phenomenon that is just dry, but it could be even more important Baixar facebook
PHOTOGRAPH BY ED KASHI, VII
Published May 16, 2014
In Boise City, Oklahoma, over the catfish special at the Rockin' A Café, the old-timers in this tiny prairie town grouse about billowing dust clouds so thick they forced traffic off the highways and laid down a suffocating layer of topsoil over fields once green with young wheat.
They talk not of the Dust Bowl of the 1930s, but of the duster that rolled through here on April 27, clocked at 62.3 miles per hour.
It was the tenth time this year that Boise City, at the western end of the Oklahoma panhandle, has endured a dust storm with gusts more than 50 miles per hour, part of a breezier weather trend in a region already known for high winds.
"When people ask me if we'll have a Dust Bowl again, I tell them we're having one now," says Millard Fowler, age 101, who lunches most days at the Rockin' A with his 72-year-old son, Gary. Back in 1935, Fowler was a newly married farmer when a blizzard of dirt, known as Black Sunday, swept the High Plains and turned day to night. Some 300,000 tons of dirt blew east on April 14, falling on Chicago, New York, Washington, D.C., and, according to writer Timothy Egan in his book The Worst Hard Time, onto ships at sea in the Atlantic.
"It is just as dry now as it was then, maybe even drier," Fowler says. "There are going to be a lot of people out here going broke."
The climatologists who monitor the prairie states say he is right. Four years into a mean, hot drought that shows no sign of relenting, a new Dust Bowl is indeed engulfing the same region that was the geographic heart of the original. The undulating frontier where Kansas, Colorado, and the panhandles of Texas and Oklahoma converge is as dry as toast. The National Weather Service, measuring rain over 42 months, reports that parts of all five states have had less rain than what fell during a similar period in the 1930s.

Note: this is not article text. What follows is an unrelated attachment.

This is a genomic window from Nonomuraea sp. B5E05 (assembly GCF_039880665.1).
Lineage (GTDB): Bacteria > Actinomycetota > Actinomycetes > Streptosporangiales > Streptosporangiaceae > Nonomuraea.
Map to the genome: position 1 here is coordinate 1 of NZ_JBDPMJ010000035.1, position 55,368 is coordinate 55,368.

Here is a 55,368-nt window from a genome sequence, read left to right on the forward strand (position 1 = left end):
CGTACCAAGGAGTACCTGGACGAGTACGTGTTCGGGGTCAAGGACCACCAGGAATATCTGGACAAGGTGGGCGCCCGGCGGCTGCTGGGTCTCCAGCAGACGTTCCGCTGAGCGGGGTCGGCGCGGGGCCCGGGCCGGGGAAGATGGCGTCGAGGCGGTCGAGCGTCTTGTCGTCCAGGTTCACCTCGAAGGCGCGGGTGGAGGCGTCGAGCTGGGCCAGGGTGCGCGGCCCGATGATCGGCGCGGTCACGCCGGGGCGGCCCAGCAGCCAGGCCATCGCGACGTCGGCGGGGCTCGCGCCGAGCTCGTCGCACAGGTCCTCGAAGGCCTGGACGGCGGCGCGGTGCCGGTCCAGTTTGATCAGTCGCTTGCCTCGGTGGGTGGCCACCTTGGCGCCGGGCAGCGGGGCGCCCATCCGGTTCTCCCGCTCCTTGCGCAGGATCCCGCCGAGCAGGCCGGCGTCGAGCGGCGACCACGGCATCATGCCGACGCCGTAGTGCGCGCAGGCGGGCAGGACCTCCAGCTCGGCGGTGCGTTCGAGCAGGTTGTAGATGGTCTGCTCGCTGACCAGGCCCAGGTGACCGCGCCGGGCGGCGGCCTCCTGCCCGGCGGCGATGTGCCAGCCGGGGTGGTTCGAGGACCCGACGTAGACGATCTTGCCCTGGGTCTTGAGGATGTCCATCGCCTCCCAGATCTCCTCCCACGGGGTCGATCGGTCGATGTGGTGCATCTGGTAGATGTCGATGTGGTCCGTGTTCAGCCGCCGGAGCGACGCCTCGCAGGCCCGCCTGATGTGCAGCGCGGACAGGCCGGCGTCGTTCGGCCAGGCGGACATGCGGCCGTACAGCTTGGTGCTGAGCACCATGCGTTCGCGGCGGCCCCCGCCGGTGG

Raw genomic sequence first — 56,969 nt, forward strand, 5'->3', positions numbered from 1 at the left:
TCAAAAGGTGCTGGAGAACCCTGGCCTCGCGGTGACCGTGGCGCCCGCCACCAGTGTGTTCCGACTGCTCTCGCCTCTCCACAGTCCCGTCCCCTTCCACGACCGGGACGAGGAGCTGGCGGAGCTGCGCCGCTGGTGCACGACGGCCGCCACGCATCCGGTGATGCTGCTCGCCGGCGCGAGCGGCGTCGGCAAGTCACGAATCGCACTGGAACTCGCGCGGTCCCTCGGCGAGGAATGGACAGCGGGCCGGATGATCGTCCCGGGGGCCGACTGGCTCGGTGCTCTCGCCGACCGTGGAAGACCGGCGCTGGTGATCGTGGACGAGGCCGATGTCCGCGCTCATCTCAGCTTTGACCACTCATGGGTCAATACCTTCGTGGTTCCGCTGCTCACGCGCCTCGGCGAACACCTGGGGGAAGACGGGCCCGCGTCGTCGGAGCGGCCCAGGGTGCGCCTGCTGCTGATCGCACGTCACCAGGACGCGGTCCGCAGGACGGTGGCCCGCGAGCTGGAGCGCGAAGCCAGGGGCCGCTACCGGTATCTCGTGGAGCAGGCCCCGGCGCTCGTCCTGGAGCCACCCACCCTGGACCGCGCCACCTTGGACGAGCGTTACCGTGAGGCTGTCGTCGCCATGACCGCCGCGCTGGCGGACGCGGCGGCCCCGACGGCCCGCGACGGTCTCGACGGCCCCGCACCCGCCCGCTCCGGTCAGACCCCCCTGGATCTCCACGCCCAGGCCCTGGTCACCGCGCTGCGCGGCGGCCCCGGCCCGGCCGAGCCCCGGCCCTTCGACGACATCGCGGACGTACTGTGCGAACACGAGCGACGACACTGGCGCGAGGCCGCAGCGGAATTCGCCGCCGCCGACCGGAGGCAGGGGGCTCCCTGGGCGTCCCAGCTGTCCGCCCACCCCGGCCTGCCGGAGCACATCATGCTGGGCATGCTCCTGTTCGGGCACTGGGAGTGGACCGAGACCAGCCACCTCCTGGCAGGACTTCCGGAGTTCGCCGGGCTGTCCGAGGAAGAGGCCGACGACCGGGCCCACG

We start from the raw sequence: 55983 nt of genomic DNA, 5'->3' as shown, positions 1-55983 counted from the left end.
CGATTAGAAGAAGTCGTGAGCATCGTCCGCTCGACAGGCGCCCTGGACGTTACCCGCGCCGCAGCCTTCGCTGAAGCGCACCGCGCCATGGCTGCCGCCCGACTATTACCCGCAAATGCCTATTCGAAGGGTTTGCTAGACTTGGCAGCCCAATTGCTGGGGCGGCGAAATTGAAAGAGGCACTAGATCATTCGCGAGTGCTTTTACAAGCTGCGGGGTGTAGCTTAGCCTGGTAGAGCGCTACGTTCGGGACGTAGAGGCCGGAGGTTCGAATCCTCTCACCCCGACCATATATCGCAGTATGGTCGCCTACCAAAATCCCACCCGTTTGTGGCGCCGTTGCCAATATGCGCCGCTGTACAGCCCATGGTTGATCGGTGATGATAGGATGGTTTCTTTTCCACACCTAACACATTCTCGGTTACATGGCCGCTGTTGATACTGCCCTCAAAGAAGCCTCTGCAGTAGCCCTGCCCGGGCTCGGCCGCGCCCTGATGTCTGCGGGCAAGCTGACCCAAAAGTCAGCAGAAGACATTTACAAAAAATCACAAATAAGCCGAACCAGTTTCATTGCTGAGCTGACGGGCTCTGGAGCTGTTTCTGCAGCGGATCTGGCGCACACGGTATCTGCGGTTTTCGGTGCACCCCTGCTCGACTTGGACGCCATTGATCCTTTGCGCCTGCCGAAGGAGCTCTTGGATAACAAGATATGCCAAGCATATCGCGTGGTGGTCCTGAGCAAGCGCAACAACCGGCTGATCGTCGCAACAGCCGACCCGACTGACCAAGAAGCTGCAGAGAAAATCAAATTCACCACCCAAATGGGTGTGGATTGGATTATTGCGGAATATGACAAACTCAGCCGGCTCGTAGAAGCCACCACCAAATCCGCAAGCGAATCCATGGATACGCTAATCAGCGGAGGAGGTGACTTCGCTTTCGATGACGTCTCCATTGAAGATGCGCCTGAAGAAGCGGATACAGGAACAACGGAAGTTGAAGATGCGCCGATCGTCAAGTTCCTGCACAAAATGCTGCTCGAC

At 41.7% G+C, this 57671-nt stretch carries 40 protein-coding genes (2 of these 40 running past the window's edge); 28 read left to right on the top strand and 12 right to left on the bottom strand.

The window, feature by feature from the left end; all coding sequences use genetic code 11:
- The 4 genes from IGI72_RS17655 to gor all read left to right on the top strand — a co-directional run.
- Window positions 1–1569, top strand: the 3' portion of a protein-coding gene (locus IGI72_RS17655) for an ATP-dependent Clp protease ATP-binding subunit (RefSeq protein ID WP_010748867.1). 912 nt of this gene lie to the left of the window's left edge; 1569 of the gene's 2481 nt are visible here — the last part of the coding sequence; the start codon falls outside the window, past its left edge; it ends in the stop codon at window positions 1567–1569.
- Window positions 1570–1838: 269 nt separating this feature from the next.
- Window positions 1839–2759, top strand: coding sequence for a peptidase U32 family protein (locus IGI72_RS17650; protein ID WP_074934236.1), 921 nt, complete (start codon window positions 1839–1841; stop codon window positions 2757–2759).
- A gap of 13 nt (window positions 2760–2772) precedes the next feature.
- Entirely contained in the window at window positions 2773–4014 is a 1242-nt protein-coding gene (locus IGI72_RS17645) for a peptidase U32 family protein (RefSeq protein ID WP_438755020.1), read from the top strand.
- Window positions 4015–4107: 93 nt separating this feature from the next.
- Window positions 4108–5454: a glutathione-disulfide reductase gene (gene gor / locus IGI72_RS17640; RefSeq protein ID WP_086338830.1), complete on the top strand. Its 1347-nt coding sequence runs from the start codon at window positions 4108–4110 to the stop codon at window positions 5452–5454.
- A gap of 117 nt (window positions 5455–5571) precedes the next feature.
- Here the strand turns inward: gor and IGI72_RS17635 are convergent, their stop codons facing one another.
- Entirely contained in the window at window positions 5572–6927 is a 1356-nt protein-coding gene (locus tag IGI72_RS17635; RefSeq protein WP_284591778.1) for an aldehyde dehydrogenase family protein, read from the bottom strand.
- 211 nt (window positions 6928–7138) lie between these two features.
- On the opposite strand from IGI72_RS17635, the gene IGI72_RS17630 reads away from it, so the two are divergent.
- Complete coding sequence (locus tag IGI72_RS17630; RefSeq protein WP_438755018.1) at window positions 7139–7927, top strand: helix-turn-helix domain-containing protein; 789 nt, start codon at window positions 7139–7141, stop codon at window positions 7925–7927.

"If you have a long enough period without rain, there will be dust storms and they can be every bit as bad as they were in the Thirties," says Mary Knapp, the Kansas State assistant climatologist.
Cattle are being sold to market because there is not enough grass on rangeland for large herds to graze. Colorado's southeast Baca County is almost devoid of cattle—a change that Nolan Doesken, Colorado's state climatologist, calls "profound and dramatic."
Elsewhere, drifts of sand pile up along fence lines packed with tumbleweeds, and tens of thousands of acres of dry-land wheat have died beneath blankets of silt as fine as sifted flour. In the vocabulary of Plains weather, this is known as a "blowout." Blowouts often start as brown strips along the outer edges of fields, and then spread with each successive blowing wind like a cancer.
"Once your neighbor's fields starts to blow, it puts your own fields at risk," says Gary McManus, Oklahoma's state climatologist, who toured the blown-out wheat fields outside Boise City last week.
Hotter and Drier